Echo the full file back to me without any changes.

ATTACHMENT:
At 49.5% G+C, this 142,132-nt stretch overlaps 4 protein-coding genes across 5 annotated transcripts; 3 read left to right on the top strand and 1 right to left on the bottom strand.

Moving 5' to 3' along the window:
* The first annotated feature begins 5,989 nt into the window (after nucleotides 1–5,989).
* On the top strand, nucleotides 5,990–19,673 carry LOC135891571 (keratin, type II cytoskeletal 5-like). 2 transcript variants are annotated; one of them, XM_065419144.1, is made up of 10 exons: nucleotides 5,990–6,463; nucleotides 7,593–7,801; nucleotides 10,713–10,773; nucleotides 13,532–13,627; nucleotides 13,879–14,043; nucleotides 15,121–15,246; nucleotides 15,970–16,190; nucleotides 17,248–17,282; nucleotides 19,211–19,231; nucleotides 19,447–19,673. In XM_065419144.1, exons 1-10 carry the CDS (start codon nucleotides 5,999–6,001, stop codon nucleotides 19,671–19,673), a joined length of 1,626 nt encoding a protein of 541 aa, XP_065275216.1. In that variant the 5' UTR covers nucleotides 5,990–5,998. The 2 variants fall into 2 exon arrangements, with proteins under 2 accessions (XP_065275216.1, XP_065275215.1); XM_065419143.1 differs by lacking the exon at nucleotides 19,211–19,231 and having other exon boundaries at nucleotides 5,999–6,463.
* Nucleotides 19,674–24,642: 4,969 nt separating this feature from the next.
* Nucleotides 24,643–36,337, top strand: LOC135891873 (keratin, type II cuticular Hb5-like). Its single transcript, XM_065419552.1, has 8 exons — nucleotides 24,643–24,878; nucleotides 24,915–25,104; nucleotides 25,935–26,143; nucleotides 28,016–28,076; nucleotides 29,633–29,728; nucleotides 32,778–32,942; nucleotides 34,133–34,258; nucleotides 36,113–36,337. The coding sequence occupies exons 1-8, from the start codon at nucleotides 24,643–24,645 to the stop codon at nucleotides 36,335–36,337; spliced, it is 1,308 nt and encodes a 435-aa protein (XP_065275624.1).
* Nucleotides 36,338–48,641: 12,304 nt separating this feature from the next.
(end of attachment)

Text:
At 49.5% G+C, this 142,132-nt stretch overlaps 4 protein-coding genes across 5 annotated transcripts; 3 read left to right on the top strand and 1 right to left on the bottom strand.

Moving 5' to 3' along the window:
* The first annotated feature begins 5,989 nt into the window (after nucleotides 1–5,989).
* On the top strand, nucleotides 5,990–19,673 carry LOC135891571 (keratin, type II cytoskeletal 5-like). 2 transcript variants are annotated; one of them, XM_065419144.1, is made up of 10 exons: nucleotides 5,990–6,463; nucleotides 7,593–7,801; nucleotides 10,713–10,773; nucleotides 13,532–13,627; nucleotides 13,879–14,043; nucleotides 15,121–15,246; nucleotides 15,970–16,190; nucleotides 17,248–17,282; nucleotides 19,211–19,231; nucleotides 19,447–19,673. In XM_065419144.1, exons 1-10 carry the CDS (start codon nucleotides 5,999–6,001, stop codon nucleotides 19,671–19,673), a joined length of 1,626 nt encoding a protein of 541 aa, XP_065275216.1. In that variant the 5' UTR covers nucleotides 5,990–5,998. The 2 variants fall into 2 exon arrangements, with proteins under 2 accessions (XP_065275216.1, XP_065275215.1); XM_065419143.1 differs by lacking the exon at nucleotides 19,211–19,231 and having other exon boundaries at nucleotides 5,999–6,463.
* Nucleotides 19,674–24,642: 4,969 nt separating this feature from the next.
* Nucleotides 24,643–36,337, top strand: LOC135891873 (keratin, type II cuticular Hb5-like). Its single transcript, XM_065419552.1, has 8 exons — nucleotides 24,643–24,878; nucleotides 24,915–25,104; nucleotides 25,935–26,143; nucleotides 28,016–28,076; nucleotides 29,633–29,728; nucleotides 32,778–32,942; nucleotides 34,133–34,258; nucleotides 36,113–36,337. The coding sequence occupies exons 1-8, from the start codon at nucleotides 24,643–24,645 to the stop codon at nucleotides 36,335–36,337; spliced, it is 1,308 nt and encodes a 435-aa protein (XP_065275624.1).
* Nucleotides 36,338–48,641: 12,304 nt separating this feature from the next.